The way we eat and think of food today is bound to change. The increasing demand for food, especially meat and dairy, combined with the damaging effects of climate change on agriculture (Cho, 2018), has the potential to push the food industry in new directions, and consumers to reconsider their choices. Within this context, technology companies, the new actors on the food industry stage, are putting forward a solution which regards food as being archaic and inefficient, and the practices around food preparation as time-wasters. Their solution, materialized in products dubbed as ‘complete foods’ or ‘meal replacements’, which allegedly contain all the essential nutrients for the human body, is backed up by huge financial support from venture capital, and presented as the future of food. However, besides that fact that it does not offer a real solution to the problems we are facing, this interpretation of food does not reflect its historical importance. The cultural role of food, gender representation, or collective values associated with sharing food, are largely disregarded. Instead, the emphasis is on the continuous quest to improve food products, within the value system of techno-solutionism.
In his book To Save Everything, Click Here, Evgeny Morozov critically describes this value system, explaining that “this never-ending quest to ameliorate [...] is short sighted and only perfunctorily interested in the activity for which improvement is sought” (Morozov, 2013). This critique applies to the development of meal replacements, the materialization of techno-solutionism in food, which are promoted as an universal response to anything from time management, nutritional dilemmas, food waste and sustainability. Throughout this work, I looked at the development and implications of the meal replacement phenomenon, and, through the lens of food, provided an outlook on tech industry’s influence on Western culture.
The title of this work comes from a brochure developed by a popular brand of meal replacements. It is part of a disclaimer provided by the manufacturers, which describes the recommended way to include their product into one’s diet. In order for the body to not regard this process as a shock to the system, a gradual introduction is recommended. Otherwise, the replacement of solid meals with liquid might cause the body to resist this process, and express its needs in an audible form. For me, this disclaimer can be applied on a larger scale, when referring to the reinterpretation of the role of food within the tech culture associated with Silicon Valley. How does the human body keep up with technological innovations, and how does it resist when faced with such challenges?
I became fascinated with this topic while investigating the way in which food has become part of technology discourse today. As someone who is deeply passionate about food, both flavour and culture, I was determined to document and trace the development of these ideas, in order to form a critical analysis of the notion that food needs reinventing, as well as the methods which are being employed in this direction. While I believe it is imperative to rethink current ways of food production and consumption, from the harmful effects of industrial agriculture on the climate and food waste, to the damage of processed food on our bodies, I argue that the answers to these issues don’t lie in the hyper-processed complete foods, nor in the gadgets and services that have consumers completely dependent on corporations for every meal, all while claiming to solve the problems listed above.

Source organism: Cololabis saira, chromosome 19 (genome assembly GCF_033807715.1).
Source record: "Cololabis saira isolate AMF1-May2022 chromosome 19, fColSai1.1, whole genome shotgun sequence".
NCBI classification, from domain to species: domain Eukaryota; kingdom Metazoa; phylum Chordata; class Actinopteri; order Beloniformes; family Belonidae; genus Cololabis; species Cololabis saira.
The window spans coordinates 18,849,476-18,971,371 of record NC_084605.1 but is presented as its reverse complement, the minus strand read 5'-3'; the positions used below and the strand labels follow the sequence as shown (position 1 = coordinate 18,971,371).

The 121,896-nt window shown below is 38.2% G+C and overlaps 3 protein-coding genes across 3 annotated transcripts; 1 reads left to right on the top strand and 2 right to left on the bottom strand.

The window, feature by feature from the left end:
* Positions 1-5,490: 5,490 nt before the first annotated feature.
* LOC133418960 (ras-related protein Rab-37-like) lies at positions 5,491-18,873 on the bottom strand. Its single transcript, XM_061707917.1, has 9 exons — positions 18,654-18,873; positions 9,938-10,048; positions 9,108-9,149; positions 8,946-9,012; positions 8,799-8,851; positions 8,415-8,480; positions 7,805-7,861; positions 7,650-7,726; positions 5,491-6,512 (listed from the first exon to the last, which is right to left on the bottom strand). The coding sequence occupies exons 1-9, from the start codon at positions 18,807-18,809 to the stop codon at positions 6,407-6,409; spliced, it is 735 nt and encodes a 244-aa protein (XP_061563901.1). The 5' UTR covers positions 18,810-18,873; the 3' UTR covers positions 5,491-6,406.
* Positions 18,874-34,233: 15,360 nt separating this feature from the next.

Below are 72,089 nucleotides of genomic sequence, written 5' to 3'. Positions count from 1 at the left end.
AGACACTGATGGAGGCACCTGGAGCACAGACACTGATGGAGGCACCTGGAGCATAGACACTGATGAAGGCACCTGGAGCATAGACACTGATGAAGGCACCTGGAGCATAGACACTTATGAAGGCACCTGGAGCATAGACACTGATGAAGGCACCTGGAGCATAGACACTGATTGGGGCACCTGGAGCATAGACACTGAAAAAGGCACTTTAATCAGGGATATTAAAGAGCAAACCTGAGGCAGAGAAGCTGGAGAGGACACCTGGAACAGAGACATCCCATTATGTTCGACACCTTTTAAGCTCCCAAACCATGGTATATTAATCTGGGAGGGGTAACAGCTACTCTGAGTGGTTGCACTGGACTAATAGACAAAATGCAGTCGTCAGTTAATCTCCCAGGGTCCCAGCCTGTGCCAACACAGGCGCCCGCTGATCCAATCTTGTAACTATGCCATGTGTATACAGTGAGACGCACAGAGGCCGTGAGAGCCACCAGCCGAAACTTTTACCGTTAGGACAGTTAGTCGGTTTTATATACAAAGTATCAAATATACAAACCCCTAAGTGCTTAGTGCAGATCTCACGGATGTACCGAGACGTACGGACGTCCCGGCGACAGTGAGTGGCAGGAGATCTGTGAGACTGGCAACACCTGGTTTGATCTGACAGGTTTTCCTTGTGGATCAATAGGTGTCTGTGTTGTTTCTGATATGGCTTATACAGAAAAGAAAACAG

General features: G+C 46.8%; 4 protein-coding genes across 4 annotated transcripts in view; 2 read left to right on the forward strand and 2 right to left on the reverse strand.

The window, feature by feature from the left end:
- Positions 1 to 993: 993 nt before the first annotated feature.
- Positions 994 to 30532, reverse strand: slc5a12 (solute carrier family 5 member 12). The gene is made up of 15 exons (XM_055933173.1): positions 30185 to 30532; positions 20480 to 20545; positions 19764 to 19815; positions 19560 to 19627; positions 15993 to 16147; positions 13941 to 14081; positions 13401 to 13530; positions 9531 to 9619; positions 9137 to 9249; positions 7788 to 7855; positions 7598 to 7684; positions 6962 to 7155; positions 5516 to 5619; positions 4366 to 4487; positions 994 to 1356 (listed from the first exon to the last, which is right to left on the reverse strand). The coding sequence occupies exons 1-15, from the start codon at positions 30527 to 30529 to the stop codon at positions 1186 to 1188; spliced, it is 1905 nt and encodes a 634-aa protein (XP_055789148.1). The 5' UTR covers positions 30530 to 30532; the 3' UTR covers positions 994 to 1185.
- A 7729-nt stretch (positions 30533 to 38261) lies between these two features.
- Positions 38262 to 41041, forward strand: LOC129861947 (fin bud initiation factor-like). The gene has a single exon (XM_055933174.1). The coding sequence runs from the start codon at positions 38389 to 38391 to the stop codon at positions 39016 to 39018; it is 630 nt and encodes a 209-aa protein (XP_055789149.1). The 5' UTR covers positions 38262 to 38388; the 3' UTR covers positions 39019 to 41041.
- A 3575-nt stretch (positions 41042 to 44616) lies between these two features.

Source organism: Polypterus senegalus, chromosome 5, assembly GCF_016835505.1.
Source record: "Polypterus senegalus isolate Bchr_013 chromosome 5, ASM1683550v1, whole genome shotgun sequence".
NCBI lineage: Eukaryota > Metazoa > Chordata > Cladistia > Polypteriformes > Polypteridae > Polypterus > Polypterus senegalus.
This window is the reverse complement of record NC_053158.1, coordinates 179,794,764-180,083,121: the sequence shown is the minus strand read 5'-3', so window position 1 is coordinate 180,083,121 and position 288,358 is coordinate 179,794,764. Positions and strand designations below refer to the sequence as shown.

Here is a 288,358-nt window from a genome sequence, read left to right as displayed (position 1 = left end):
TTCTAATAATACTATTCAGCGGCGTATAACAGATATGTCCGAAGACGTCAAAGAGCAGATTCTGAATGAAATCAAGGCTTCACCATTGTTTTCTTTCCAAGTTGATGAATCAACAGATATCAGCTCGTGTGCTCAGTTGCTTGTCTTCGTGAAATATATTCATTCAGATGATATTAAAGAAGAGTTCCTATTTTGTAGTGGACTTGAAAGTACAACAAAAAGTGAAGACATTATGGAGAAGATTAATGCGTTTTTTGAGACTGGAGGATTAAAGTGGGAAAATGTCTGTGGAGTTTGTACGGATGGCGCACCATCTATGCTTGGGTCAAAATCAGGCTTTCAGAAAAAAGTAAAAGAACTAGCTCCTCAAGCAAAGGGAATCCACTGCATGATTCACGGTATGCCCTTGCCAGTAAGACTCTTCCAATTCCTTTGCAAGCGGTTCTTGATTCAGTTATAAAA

To understand the way the role of food is being transformed by technology companies, I follow a path through the history of cooking and gender roles in food preparation, the role technology has in food culture and the way Silicon Valley, an important actor in the world of technology, is appropriating food traditions and knowledge in creating new consumer products for the privileged. My research is inspired by the book In the Age of the Smart Machine by Shoshana Zuboff. In it, she described her privileged position to experience and investigate the world of labour on the verge of it being revolutionized by computerization (Zuboff, 1988). She looks at the changing relationship of workers to their own bodies, the abstraction of their work and the way this dramatic change influenced the relationships between individuals. It is fascinating to look at the meal replacement phenomenon, and the repositioning of food within society as potentially similar, while wondering what the future of food could look like in the context of ever increasing abstraction and commodification of food and the labour of cooking.